Founder Acharya His Divine Grace
A.C. Bhaktivedanta Swami Prabhupada

Musings of an Amateur Gardener
By Karuna Shakti Dasi, Contributing Writer   |  Apr 11, 2021

Gardening has always been an important part of my family, especially for my father who took great pride in our well-maintained garden. As a child, and to a large extent, even as an adult, I have enjoyed the benefits of having a beautiful garden without having to put in any effort. In more recent years I have gradually taken on more responsibility in caring for the garden. In doing this I have realized how much work it actually takes to maintain it, and how much my father was doing. Similarly, in my Krishna Consciousness, for many years I have been enjoying so much facility in Krishna consciousness, benefiting from the mercy of guru, Prabhupada, and Krishna without having to endeavor for it. However, at some point, I have to take responsibility for my Krishna consciousness and maintaining my bhakti-lata-kripa.

Now that I am more involved in the garden, I realized that there has to be a constant endeavor to maintain it. I always have to attentive to watering and removing weeds, otherwise, everything goes into disarray very quickly. Similarly, I have to be regulated in my constant endeavor to read, chant, and do service. Otherwise, my anarthas or spiritual weeds, take over my garden of bhakti. It becomes so easy for me to give into my materialist desires while neglecting my fragile bhakti lata kripa.

Being the new and enthusiastic gardener, I would pull out weeds all over the place. Being proud of my efforts, I would walk away, leaving behind a huge mess of uprooted weeds all around the garden. While my intentions being well placed, created an even bigger mess than my father had to clean up. While he tolerated my messes for a while, so as to not discourage me, he eventually started to pass comments, or sometimes enlist my mother to politely encourage me to clean up after myself. I thought about all the times, in immature enthusiasm to do service, I inadvertently created a mess for other devotees to clean up. I realized now how tolerant and patient they were because they didn’t want me to feel discouraged. Yet I mistook their tolerance for confirmation of my excellent service. I became so proud of my “wonderful accomplishments”, that the devotees had to politely and sometimes not so politely correct me. At the time my pride did not allow me to see the humility and love for me in both the tolerance of my mistakes and the attempts to correct me so that I could learn and grow.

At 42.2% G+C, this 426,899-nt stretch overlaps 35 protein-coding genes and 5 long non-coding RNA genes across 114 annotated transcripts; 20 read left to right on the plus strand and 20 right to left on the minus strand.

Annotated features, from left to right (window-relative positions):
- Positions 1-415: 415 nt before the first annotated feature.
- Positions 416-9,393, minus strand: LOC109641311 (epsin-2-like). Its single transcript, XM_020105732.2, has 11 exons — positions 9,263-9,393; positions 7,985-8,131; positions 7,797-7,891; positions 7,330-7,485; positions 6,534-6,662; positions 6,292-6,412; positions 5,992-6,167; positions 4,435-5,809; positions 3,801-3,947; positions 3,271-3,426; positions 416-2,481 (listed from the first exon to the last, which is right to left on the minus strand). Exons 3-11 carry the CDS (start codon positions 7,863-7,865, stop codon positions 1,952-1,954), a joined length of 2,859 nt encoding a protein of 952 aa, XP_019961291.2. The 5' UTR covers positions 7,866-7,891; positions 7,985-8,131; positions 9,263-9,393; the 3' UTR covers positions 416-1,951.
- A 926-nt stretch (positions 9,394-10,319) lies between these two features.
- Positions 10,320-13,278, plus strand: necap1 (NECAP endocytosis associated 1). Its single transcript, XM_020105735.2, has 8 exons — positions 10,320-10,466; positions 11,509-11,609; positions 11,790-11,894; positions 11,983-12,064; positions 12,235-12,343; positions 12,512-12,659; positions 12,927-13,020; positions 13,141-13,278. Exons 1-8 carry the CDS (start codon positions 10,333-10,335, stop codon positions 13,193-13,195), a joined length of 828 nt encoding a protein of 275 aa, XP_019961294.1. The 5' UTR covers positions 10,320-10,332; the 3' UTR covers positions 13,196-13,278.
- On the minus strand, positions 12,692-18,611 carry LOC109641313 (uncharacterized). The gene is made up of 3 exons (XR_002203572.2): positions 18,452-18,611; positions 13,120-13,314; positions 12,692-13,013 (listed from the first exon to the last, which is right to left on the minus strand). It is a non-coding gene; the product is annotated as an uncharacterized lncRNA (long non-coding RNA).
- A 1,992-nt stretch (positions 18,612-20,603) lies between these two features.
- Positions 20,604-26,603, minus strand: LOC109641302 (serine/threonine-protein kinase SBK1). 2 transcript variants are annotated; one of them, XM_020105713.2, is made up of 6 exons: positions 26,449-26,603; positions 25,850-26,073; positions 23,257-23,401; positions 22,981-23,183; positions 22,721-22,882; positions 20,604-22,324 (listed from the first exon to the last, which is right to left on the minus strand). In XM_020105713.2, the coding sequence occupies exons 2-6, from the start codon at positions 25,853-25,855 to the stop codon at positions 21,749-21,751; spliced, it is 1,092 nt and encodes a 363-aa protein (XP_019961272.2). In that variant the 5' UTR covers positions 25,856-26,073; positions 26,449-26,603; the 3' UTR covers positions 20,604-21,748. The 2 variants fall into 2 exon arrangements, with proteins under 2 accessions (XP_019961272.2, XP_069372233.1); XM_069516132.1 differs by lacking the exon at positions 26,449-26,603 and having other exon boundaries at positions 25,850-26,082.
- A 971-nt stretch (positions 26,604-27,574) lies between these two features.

Another conflict arose from my enthusiasm for taking care of the garden. I would only care for the plants that I deemed important while neglecting other plants, that as far as I was concerned, were not as important. However, they were important to my parents. Now, frustrated with my blinkered watering priorities, my parents could not trust me to take care of the whole garden. My imbalanced approach to caring for the garden made it more difficult for them as they had to do even more work. Naturally, I thought of my imbalanced approach to service, where I only gave energy to services that I felt were important or that I enjoyed, neglecting others. I failed to see how all our services are important and collectively contribute to the welfare of Prabhupada’s ISKCON.

I would regularly buy and plant things without consideration of the space needed for that plant to grow properly, the proper timing for planting, or even knowing how to plant them properly.  Often the result of these endeavors was that my father had to rescue these poor plants, though, sad to say, he was not always successful. Some plants just could not survive my foolish enthusiasm. How many times have I initiated a service or tried to cultivate someone in a manner that was more destructive than helpful? How many times could I have saved myself so much trouble if I had only consulted someone else? If I only had leaned on and learned from the experience of others?